On pathological stress, Wnt signaling is reactivated and induces genes associated with cardiac remodeling and fibrosis. We have previously shown that a cell surface receptor Cdon (cell-adhesion associated, oncogene regulated) suppresses Wnt signaling to promote neuronal differentiation however its role in heart is unknown. Here, we demonstrate a critical role of Cdon in cardiac function and remodeling. Cdon is expressed and predominantly localized at intercalated disk in both mouse and human hearts. Cdon-deficient mice develop cardiac dysfunction including reduced ejection fraction and ECG abnormalities. Cdon-/- hearts exhibit increased fibrosis and up-regulation of genes associated with cardiac remodeling and fibrosis. Electrical remodeling was demonstrated by up-regulation and mislocalization of the gap junction protein, Connexin 43 (Cx43) in Cdon-/- hearts. In agreement with altered Cx43 expression, functional analysis both using Cdon-/- cardiomyocytes and shRNA-mediated knockdown in rat cardiomyocytes shows aberrant gap junction activities. Analysis of the underlying mechanism reveals that Cdon-/- hearts exhibit hyperactive Wnt signaling as evident by β-catenin accumulation and Axin2 up-regulation. On the other hand, the treatment of rat cardiomyocytes with a Wnt activator TWS119 reduces Cdon levels and aberrant Cx43 activities, similarly to Cdon-deficient cardiomyocytes, suggesting a negative feedback between Cdon and Wnt signaling. Finally, inhibition of Wnt/β-catenin signaling by XAV939, IWP2 or dickkopf (DKK)1 prevented Cdon depletion-induced up-regulation of collagen 1a and Cx43. Taken together, these results demonstrate that Cdon deficiency causes hyperactive Wnt signaling leading to aberrant intercellular coupling and cardiac fibrosis. Cdon exhibits great potential as a target for the treatment of cardiac fibrosis and cardiomyopathy.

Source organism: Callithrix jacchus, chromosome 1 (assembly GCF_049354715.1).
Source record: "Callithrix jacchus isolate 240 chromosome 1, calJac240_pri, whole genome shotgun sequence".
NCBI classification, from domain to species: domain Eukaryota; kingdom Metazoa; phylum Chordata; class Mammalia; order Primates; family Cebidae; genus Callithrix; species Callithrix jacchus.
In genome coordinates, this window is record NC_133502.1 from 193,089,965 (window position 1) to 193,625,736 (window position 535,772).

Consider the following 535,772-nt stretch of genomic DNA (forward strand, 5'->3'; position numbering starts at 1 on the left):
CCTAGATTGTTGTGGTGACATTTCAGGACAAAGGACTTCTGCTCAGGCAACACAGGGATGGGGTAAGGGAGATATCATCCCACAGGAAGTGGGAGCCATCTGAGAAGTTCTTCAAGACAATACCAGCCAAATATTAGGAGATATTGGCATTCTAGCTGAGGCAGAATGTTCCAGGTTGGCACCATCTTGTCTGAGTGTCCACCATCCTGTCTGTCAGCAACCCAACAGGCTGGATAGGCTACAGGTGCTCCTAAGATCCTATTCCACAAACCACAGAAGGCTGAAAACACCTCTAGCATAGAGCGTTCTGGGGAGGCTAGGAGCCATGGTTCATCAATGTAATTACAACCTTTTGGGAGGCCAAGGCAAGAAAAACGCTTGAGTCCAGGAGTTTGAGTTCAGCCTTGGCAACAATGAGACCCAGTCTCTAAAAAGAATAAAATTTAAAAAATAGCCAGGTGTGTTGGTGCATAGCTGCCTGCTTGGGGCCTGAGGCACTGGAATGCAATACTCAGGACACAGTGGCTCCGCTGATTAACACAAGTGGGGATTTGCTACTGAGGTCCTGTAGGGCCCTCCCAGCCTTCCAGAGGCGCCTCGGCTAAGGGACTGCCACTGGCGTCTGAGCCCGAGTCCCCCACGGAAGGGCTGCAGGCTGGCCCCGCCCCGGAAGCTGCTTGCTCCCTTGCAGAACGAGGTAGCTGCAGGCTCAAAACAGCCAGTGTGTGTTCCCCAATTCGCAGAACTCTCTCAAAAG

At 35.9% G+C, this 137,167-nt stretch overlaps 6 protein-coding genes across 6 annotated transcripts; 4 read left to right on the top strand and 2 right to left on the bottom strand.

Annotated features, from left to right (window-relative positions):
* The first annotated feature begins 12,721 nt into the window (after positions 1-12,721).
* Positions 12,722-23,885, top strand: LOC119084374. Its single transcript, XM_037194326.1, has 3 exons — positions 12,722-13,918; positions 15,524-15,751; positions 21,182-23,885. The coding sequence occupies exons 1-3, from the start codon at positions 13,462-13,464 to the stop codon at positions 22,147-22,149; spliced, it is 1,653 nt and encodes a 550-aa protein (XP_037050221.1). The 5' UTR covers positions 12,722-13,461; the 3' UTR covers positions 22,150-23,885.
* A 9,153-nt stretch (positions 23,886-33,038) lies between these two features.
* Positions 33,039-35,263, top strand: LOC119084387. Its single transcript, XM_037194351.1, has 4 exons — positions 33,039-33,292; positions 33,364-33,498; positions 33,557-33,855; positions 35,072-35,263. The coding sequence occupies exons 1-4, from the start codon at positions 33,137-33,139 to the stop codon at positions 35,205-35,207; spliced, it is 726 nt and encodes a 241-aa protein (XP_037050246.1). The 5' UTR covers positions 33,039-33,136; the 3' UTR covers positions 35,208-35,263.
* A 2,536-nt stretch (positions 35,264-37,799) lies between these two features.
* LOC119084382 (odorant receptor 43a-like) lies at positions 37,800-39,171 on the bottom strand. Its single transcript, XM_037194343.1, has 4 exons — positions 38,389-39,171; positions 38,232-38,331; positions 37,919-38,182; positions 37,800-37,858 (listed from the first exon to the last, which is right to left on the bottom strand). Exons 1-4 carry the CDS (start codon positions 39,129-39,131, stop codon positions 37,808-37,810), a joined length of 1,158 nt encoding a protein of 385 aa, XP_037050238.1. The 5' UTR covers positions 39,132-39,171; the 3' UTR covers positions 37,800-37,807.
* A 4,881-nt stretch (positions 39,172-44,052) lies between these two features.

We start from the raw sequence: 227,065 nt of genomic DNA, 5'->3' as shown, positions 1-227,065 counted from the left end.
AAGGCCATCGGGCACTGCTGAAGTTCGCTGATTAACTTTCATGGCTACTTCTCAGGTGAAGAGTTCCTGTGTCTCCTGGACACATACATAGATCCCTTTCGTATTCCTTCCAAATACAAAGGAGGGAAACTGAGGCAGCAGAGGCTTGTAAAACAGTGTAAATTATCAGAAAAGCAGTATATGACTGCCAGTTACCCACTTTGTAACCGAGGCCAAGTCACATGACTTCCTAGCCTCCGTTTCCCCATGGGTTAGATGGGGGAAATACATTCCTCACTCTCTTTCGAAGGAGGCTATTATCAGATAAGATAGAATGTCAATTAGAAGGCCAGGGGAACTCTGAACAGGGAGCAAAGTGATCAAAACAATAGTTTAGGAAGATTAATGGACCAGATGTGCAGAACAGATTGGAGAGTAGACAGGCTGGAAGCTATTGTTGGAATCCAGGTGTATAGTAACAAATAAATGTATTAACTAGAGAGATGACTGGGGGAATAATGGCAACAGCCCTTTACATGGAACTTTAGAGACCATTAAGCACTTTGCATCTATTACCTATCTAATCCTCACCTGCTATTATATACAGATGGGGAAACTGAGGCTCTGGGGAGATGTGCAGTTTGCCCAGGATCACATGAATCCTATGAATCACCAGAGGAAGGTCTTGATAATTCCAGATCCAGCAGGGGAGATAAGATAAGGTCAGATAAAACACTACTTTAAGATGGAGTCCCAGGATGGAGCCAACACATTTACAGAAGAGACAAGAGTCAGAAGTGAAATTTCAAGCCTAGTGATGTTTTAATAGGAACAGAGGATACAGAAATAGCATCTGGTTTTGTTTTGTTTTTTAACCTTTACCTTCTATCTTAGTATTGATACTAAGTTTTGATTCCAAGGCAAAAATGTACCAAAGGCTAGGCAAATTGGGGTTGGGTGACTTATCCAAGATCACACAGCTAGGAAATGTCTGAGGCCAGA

|Original language||English (US)|
|Journal||Proceedings of the National Academy of Sciences of the United States of America|
|Publication status||Published - Feb 21 2017|
- Cardiac fibrosis
- Connexin 43
- Gap junction
ASJC Scopus subject areas